Lulu.com reversed this model entirely. Lulu.com accepts all titles, within the boundaries of the law. The author retains all ownership and control and keeps up to 90% of all profits. Lulu.com proliferated this model via the Internet. Given the disruptive and much needed model Lulu.com offered and the fact that Lulu was first to market allowing authors to engage directly and simply with just a web browser, Lulu.com grew very quickly. Lulu continues to be successful based on the core principles of the original business idea.

Key to Lulu.com’s success is the continued ability to understand its customers and react accordingly. The launch of Glasstree Academic Publishing later this year is a clear example of listening to our customers and developing a business to serve their needs directly.

BMI: What role has your comfort with technology played in your professional success?

Lee: Technology is simply a tool, like a shovel or a fork. Using the latest tools available has been a constant in the evolution of our species and I’m born of a generation that is perfectly comfortable with the increased pace of such developments. My personal success has come from an ability to articulate the value of a technology to the audience who can benefit from it.

BMI: You are known for welcoming disruption and challenging the status quo. Why do you think this is necessary and important for businesses seeking transformation?

Lee: I prefer the term ‘breaking orthodoxy’ rather than disruption. Breaking orthodoxy is critical to building businesses that solve problems. You have to think about doing things in a different way, a better way. The bigger the problem, or the more exploitative the existing model, the greater your likelihood of being disruptive will be when breaking that orthodoxy

BMI: We very much admire Lulu Jr., the program that allows children to become published authors, encouraging creativity, strengthening literacy and building self-esteem. Tell us more about this initiative.

Lee: Lulu Junior is based on a simple premise that children learn most while writing and not while reading. Fostering creativity and writing in young children is a powerful way of growing their cognitive abilities across all disciplines. That we are able to provide ways in which to stimulate child development is just a very worthwhile thing to do.

BMI: Why is Lulu’s sponsorship and involvement in the Lulu eGames at North Carolina State University so important to you and your team? How do they promote entrepreneurship and innovation?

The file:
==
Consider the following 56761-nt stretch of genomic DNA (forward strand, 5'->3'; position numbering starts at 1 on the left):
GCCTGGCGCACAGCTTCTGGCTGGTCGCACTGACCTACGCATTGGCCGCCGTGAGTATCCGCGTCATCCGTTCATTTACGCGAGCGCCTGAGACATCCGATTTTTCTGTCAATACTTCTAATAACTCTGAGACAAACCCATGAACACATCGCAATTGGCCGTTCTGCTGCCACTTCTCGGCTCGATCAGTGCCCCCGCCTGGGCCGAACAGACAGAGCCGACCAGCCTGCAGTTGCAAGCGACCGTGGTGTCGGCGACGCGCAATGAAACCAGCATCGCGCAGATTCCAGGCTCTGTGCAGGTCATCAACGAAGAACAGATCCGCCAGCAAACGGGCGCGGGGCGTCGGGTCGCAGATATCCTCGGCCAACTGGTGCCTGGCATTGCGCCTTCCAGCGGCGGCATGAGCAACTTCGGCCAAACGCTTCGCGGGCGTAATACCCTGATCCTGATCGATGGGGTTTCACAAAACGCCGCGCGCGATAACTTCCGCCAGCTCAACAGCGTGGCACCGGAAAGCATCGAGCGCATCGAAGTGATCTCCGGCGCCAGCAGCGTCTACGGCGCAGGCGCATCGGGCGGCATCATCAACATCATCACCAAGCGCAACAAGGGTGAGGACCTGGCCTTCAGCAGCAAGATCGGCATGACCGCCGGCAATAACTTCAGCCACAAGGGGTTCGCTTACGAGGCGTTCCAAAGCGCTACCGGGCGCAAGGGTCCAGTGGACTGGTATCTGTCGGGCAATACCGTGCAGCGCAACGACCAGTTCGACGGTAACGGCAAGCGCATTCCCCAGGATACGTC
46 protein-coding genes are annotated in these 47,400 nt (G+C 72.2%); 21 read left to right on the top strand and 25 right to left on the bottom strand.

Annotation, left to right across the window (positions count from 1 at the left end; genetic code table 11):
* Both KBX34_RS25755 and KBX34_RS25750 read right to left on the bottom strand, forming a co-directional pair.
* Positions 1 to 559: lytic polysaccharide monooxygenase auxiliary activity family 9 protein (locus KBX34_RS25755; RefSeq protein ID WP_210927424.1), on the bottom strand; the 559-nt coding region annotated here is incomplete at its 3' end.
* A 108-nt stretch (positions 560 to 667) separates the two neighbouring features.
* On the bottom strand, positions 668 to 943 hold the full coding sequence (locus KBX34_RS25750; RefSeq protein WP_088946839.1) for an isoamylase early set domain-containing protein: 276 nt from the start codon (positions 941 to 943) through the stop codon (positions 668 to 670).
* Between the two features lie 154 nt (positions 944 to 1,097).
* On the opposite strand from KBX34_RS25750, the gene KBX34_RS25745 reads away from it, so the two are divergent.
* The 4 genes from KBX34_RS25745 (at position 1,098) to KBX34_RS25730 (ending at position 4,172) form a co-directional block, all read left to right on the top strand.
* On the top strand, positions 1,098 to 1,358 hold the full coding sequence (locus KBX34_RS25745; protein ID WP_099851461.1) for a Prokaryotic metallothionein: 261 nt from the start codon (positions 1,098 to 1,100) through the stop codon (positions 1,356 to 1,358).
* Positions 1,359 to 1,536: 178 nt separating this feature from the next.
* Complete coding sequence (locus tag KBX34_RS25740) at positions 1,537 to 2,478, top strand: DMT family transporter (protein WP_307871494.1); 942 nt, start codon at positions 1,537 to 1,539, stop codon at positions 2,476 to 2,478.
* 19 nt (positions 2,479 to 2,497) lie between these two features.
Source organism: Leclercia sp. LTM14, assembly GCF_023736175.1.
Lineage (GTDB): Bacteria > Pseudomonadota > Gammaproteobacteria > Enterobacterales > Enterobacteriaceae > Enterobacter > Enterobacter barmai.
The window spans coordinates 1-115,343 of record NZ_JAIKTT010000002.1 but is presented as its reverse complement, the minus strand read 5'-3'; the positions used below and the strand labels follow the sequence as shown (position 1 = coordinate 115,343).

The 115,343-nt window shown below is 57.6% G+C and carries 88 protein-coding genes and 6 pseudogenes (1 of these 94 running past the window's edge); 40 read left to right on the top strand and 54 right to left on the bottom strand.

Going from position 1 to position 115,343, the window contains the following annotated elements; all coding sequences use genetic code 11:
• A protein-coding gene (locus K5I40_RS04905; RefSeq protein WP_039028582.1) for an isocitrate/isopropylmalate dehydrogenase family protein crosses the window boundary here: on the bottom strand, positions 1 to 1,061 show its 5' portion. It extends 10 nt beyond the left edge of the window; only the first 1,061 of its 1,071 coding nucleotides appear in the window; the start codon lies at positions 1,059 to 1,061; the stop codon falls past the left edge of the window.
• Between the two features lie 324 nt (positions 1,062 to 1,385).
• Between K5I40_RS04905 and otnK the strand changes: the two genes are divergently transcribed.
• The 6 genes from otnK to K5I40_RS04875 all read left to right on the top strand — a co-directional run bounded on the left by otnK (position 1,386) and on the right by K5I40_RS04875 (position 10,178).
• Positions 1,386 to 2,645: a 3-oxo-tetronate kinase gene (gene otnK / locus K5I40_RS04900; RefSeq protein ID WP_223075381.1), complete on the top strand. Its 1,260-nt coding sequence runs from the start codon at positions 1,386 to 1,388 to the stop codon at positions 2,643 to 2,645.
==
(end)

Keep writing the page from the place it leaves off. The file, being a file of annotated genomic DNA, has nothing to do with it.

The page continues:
Lee: Lulu is an entrepreneurial company. Entrepreneurship is the life source of any economy and therefore society; however, the development of these skills is often overlooked in higher education. NC State is a very forward thinking university that recognized the value of developing entrepreneurial skills. Being part of this initiative gives Lulu the opportunity to contribute to society and promote entrepreneurship beyond the walls of its own organization. As a certified B-Corp company, we are deeply committed to doing everything we can to make the world a better place and this is a key part of that endeavor.

BMI: Speaking of innovation, if time and money were no object, what “invention” or change do you think could make the most difference for two of your passions – children and their opportunities for a quality education?

Lee: We need to see ourselves as a single society. To understand that the key to addressing all of our challenges and inequalities is the ability to act in unison. Technology is accelerating this evolution. The internet is making the world a smaller place everyday. We are no longer blind to the inequities of our society and the damage caused by tribal instincts for power and control and the fight over regional scarcity of resources. Every child has a right to basic human necessities; health, clean water, food, shelter, education and love. At a certain moment in time we will recognize that this is the key to our future as a race. The day we recognize it isn’t acceptable for more than 60 million children to have no schooling will be the day my dream starts to come true. This number has halved in the last 16 years, but will take an estimated 70 more years before the number is even close to zero. Technology has an incredibly important role to play, if companies are willing to play their part in making the world a better place.

Want to know more?

Follow Nigel on LinkedIn and Twitter (@blindfoldzebra)

Have a question for Nigel?

Is there something you would like to know about Lulu or Glasstree Academic Publishing?  Submit your questions to pr@lulu.com. Enter Question for Nigel in the subject line. Your question could be answered in a future article.